Statutory Teaching of LGBTI+ Issues: EIS Submission

Created on: 12 Jan 2016 | Last modified: 05 Jun 2018

Scottish Parliament Public Petition PE1573

"The Educational Institute of Scotland is committed to the promotion of Equality for all teachers, lecturers and young people in educational establishments and to wider society in Scotland.

"The EIS in all aspects of its work seeks to combat any infringement of human rights including discrimination on the grounds of race, gender, sexuality and disability wherever they occur."

- EIS Equal Opportunities Statement

This commitment is evidenced by the existence of a dedicated EIS Equality Committee at national level which addresses a range of Equality matters within Education and wider society. 

The Institute's focus on Equality is further demonstrated by the growing network of trained Equality Representatives whose role it is to work in schools and colleges supporting members with Equality issues as they impact on the workplace and on the educational experiences of children and young people.

The EIS is committed to the provision of sound education on Equality issues for all children and young people. This is vital to allow them to become responsible citizens and to develop positive, informed attitudes.

As part of such education, it is right that homophobic bullying and attitudes are challenged at all levels in light of the fact that LGBTI+ pupils and staff have a right to feel supported and nurtured by the school environment.

However, the EIS also believes that the principles of Curriculum of Excellence are best served by allowing teachers and schools to tailor the provision of Equality education in their establishments to the particular circumstances of the learning context.

Staff in schools are best placed to develop and deliver the curriculum in a way which is sensitive and responsive to the specific needs of learners and those of the community in which they learn, and in a way which utilises the specific skills of teachers.

The EIS recognises the importance of consultation with parents in the delivery of the curriculum and recognises that there may be sensitivities around addressing particular areas of curricular content in light of the varying religious and moral beliefs among parents of children and young people attending school.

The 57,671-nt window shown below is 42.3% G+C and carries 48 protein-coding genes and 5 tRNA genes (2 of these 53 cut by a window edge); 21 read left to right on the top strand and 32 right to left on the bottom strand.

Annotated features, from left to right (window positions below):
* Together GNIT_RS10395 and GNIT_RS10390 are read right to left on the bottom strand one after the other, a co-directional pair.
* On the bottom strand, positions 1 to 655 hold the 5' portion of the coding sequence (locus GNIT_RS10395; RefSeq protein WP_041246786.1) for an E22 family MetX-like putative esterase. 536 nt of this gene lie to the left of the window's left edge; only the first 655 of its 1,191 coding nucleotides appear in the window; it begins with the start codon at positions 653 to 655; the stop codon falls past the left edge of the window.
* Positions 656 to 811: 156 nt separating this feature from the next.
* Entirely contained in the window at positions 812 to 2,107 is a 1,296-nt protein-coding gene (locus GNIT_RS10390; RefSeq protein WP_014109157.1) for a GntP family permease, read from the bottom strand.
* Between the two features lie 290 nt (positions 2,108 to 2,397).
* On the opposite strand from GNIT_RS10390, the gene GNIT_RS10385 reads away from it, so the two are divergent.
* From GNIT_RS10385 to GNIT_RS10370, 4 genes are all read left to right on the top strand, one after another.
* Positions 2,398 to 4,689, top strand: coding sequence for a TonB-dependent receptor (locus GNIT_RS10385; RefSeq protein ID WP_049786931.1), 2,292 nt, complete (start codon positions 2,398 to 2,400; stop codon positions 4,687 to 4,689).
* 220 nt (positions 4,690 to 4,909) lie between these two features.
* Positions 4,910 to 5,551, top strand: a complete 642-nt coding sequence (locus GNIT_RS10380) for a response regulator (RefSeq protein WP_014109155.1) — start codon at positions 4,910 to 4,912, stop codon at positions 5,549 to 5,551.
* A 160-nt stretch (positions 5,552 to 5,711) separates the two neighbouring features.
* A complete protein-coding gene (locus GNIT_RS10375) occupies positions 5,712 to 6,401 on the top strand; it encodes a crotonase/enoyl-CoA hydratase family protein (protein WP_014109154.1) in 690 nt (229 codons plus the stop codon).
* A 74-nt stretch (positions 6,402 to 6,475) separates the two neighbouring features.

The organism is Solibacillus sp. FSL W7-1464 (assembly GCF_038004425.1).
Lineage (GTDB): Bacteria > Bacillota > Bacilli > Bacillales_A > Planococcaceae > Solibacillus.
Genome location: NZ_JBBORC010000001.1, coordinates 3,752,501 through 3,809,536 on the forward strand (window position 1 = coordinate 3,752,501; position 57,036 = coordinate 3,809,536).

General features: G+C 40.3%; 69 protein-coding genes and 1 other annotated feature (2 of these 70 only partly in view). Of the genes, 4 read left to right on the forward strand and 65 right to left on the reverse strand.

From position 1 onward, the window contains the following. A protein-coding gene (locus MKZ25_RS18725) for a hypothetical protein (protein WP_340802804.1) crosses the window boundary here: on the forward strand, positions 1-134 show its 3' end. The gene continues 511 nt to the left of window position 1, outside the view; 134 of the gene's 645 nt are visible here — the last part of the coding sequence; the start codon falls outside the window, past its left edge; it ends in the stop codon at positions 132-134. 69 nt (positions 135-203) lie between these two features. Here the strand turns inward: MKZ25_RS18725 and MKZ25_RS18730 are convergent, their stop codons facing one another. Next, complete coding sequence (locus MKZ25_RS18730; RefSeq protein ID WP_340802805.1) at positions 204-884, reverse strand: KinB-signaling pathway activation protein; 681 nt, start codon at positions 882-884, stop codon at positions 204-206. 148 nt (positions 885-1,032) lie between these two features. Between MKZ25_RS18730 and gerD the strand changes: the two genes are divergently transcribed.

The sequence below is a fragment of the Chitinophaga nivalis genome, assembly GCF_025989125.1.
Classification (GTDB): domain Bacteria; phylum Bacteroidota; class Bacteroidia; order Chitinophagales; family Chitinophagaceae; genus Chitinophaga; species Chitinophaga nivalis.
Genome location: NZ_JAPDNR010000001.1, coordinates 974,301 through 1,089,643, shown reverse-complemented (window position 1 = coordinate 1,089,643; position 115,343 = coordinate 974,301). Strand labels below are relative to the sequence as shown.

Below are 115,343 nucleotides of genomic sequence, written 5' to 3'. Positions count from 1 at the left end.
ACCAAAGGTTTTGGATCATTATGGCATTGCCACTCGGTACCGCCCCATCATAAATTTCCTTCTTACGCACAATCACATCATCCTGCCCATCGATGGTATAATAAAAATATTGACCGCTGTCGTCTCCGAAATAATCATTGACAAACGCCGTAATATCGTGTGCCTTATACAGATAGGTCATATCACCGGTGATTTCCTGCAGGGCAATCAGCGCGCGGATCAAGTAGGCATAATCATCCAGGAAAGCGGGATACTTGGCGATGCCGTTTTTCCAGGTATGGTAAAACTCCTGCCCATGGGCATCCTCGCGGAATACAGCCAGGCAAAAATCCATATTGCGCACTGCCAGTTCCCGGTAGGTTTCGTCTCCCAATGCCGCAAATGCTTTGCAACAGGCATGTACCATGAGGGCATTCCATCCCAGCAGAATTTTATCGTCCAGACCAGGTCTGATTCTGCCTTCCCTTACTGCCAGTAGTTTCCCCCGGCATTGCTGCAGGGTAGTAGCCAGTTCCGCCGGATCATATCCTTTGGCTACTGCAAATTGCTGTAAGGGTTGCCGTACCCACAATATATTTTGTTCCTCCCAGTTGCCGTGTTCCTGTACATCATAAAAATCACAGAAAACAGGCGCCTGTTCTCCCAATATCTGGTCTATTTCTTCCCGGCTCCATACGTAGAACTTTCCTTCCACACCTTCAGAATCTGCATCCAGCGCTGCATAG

The EIS would highlight the need for appropriate, high quality professional learning opportunities to be made available for teachers who may feel it necessary, in supporting them to address these particular sensitivities.  

In general, the EIS believes that it is crucial for practitioners, including those engaging on courses of Initial Teacher Education, to be well equipped and confident to teach their pupils and students about the full breadth of Equality issues in order that they receive a high quality educational experience, and one which will allow the goals of Curriculum for Excellence as they relate to equality and social justice to be realised.

The EIS is of the view that a strengthening of focus on Equality within Initial Teacher Education programmes could be beneficial.

The GTCS Standard for Full Registration, which all fully registered teachers must meet, states clearly that teachers 'show in their day to day practice a commitment to social justice' which includes behaviours shown to 'value and promote fairness and justice and adopt anti-discriminatory practices in all regards, including gender, sexual orientation, race, disability, age, religion, culture and socio-economic background'.

Further, the GTCS Code of Professionalism and Conduct states that teachers must treat pupils and colleagues fairly and with respect and without discrimination.

With regard to the continuing professional learning of teachers, the EIS is of the view that practitioners are skilled in identifying their own professional learning needs.

The EIS believes that there should be high quality opportunities for staff to engage with further learning in Equalities issues should they identify that as a need.

At present, local authority CPD budgets are under significant strain. This, coupled with a lack of supply cover, is causing the EIS real concern that members are not able to access high quality professional learning opportunities to the desired degree.

In delivering our training of EIS Equality Representatives, we are finding that teachers are very keen to learn more about this agenda and to take forward the knowledge and skills acquired into the school setting. Much of the evaluation feedback is to the effect that they would like more time than the four training days allocated to develop their expertise.    

In conclusion, the EIS agrees that there is a need for education for children and young people, and for professional learning opportunities for teachers, on all aspects of Equality, including that which is LGBTI+ focused.

However, the Institute is not in favour of responding to this need through mandatory or statutory measures for the reasons outlined above.